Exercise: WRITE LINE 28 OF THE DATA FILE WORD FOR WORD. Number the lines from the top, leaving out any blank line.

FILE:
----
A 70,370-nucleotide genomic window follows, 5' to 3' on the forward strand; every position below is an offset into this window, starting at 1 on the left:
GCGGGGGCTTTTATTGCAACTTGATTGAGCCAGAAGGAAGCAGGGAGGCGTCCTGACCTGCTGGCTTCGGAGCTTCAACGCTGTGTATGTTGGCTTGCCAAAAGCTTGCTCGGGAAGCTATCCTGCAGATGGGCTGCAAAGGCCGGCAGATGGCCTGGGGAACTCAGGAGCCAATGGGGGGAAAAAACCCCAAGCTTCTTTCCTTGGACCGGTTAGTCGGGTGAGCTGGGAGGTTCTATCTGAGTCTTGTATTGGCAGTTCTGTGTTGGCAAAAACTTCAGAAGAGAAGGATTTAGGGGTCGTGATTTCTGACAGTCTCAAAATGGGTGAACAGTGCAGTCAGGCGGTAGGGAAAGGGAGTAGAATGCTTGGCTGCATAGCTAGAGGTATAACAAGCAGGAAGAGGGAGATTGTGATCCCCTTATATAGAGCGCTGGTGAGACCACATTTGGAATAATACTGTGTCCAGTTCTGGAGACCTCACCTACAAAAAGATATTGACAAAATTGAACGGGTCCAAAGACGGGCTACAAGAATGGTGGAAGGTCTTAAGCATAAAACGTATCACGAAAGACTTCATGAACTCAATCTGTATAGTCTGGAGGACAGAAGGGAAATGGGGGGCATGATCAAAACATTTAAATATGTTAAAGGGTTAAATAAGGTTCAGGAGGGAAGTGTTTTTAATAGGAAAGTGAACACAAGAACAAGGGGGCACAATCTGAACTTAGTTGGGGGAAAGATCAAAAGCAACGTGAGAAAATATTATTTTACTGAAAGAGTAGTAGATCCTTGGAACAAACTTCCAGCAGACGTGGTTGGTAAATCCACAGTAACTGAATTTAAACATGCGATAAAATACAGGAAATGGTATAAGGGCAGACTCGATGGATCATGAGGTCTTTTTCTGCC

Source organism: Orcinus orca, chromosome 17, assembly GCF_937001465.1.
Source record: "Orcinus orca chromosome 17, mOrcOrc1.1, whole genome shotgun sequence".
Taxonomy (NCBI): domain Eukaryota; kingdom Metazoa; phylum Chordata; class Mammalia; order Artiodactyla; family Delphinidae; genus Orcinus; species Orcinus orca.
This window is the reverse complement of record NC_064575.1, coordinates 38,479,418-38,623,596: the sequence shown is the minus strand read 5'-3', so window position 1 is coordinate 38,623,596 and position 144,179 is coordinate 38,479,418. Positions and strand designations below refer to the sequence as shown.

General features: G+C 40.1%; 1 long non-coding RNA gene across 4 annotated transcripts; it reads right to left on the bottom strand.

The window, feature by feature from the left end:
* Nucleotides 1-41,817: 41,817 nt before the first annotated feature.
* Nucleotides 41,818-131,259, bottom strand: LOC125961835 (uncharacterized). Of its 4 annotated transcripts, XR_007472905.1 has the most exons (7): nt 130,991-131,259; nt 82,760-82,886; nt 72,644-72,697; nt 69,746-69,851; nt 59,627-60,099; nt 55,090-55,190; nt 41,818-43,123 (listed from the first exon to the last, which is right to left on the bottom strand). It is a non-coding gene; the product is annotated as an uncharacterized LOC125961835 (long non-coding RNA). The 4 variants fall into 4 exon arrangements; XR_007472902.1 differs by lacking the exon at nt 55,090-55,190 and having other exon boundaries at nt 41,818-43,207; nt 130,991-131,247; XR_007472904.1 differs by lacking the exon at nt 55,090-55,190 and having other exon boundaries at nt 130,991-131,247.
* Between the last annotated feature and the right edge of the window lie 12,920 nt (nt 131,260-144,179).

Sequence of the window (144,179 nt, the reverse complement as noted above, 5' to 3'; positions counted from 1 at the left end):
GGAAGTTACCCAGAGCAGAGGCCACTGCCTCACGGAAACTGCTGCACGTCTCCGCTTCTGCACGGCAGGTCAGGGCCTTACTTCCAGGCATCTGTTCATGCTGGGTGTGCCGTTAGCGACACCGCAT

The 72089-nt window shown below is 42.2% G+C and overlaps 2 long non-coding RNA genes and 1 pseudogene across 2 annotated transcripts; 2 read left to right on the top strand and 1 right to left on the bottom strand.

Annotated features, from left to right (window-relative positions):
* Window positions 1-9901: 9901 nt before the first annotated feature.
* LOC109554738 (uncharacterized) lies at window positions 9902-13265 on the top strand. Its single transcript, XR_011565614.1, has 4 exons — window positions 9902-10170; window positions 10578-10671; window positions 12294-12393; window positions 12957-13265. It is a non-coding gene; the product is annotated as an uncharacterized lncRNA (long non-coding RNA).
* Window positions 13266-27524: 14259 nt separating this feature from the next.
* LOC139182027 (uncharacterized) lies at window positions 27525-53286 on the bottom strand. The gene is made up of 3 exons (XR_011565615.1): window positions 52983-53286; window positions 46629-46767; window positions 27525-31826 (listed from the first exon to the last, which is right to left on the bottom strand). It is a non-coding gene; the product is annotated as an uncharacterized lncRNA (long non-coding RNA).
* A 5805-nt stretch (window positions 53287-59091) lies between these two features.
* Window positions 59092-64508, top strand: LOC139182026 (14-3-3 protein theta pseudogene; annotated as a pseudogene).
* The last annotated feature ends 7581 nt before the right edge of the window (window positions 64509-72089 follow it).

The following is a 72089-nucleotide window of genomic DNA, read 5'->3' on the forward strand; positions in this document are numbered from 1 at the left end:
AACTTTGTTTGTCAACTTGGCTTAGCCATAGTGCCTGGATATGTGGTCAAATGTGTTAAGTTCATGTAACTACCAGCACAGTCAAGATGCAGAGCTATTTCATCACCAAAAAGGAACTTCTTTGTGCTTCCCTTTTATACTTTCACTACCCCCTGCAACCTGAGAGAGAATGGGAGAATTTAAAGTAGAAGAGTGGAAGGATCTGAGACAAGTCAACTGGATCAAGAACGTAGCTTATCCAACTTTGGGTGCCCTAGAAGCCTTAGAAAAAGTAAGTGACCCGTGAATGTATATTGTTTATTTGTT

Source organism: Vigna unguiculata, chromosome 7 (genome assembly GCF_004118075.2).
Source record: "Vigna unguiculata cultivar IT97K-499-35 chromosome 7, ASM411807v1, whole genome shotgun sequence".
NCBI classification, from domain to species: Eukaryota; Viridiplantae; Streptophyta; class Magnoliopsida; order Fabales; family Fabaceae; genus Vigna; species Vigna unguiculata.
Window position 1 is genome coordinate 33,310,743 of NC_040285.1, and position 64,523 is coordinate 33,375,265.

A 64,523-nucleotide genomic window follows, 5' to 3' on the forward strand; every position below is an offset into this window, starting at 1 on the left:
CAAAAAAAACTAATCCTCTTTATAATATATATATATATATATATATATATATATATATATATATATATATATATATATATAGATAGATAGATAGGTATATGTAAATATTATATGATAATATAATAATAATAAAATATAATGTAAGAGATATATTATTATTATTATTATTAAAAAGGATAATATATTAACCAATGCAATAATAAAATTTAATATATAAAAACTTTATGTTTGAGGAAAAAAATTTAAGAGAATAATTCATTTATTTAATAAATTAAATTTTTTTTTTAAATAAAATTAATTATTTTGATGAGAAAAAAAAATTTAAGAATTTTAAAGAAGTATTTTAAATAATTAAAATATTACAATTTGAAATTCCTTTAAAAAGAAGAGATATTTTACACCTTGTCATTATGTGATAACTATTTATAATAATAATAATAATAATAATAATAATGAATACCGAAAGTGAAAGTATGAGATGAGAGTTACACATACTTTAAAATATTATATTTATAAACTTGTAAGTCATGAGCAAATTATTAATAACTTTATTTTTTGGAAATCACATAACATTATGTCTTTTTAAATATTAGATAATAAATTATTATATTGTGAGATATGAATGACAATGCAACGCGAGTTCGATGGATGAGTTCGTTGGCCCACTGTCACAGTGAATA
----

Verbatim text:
Window position 1 is genome coordinate 33,310,743 of NC_040285.1, and position 64,523 is coordinate 33,375,265.